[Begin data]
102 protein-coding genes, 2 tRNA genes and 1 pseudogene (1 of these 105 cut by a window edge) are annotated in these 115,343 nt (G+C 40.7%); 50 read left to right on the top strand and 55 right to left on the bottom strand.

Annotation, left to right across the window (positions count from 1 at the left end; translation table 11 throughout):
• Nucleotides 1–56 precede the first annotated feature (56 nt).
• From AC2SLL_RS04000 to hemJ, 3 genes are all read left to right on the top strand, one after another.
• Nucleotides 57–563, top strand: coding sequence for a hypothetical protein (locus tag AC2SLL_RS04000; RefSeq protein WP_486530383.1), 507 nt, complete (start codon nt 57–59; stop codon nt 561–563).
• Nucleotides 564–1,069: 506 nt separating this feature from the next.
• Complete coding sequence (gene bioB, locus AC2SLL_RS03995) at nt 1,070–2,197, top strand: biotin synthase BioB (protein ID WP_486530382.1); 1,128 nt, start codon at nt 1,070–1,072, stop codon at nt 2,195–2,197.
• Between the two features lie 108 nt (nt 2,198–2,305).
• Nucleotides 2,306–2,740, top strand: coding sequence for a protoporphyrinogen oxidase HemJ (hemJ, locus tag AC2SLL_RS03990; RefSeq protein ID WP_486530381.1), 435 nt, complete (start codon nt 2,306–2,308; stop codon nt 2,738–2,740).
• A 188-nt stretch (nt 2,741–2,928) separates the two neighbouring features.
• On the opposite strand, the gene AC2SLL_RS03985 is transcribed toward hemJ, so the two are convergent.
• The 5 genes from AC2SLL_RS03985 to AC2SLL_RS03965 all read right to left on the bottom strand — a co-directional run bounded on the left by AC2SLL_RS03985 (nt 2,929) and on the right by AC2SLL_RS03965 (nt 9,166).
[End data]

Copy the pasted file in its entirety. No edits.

102 protein-coding genes, 2 tRNA genes and 1 pseudogene (1 of these 105 cut by a window edge) are annotated in these 115,343 nt (G+C 40.7%); 50 read left to right on the top strand and 55 right to left on the bottom strand.

Annotation, left to right across the window (positions count from 1 at the left end; translation table 11 throughout):
• Nucleotides 1–56 precede the first annotated feature (56 nt).
• From AC2SLL_RS04000 to hemJ, 3 genes are all read left to right on the top strand, one after another.
• Nucleotides 57–563, top strand: coding sequence for a hypothetical protein (locus tag AC2SLL_RS04000; RefSeq protein WP_486530383.1), 507 nt, complete (start codon nt 57–59; stop codon nt 561–563).
• Nucleotides 564–1,069: 506 nt separating this feature from the next.
• Complete coding sequence (gene bioB, locus AC2SLL_RS03995) at nt 1,070–2,197, top strand: biotin synthase BioB (protein ID WP_486530382.1); 1,128 nt, start codon at nt 1,070–1,072, stop codon at nt 2,195–2,197.
• Between the two features lie 108 nt (nt 2,198–2,305).
• Nucleotides 2,306–2,740, top strand: coding sequence for a protoporphyrinogen oxidase HemJ (hemJ, locus tag AC2SLL_RS03990; RefSeq protein ID WP_486530381.1), 435 nt, complete (start codon nt 2,306–2,308; stop codon nt 2,738–2,740).
• A 188-nt stretch (nt 2,741–2,928) separates the two neighbouring features.
• On the opposite strand, the gene AC2SLL_RS03985 is transcribed toward hemJ, so the two are convergent.
• The 5 genes from AC2SLL_RS03985 to AC2SLL_RS03965 all read right to left on the bottom strand — a co-directional run bounded on the left by AC2SLL_RS03985 (nt 2,929) and on the right by AC2SLL_RS03965 (nt 9,166).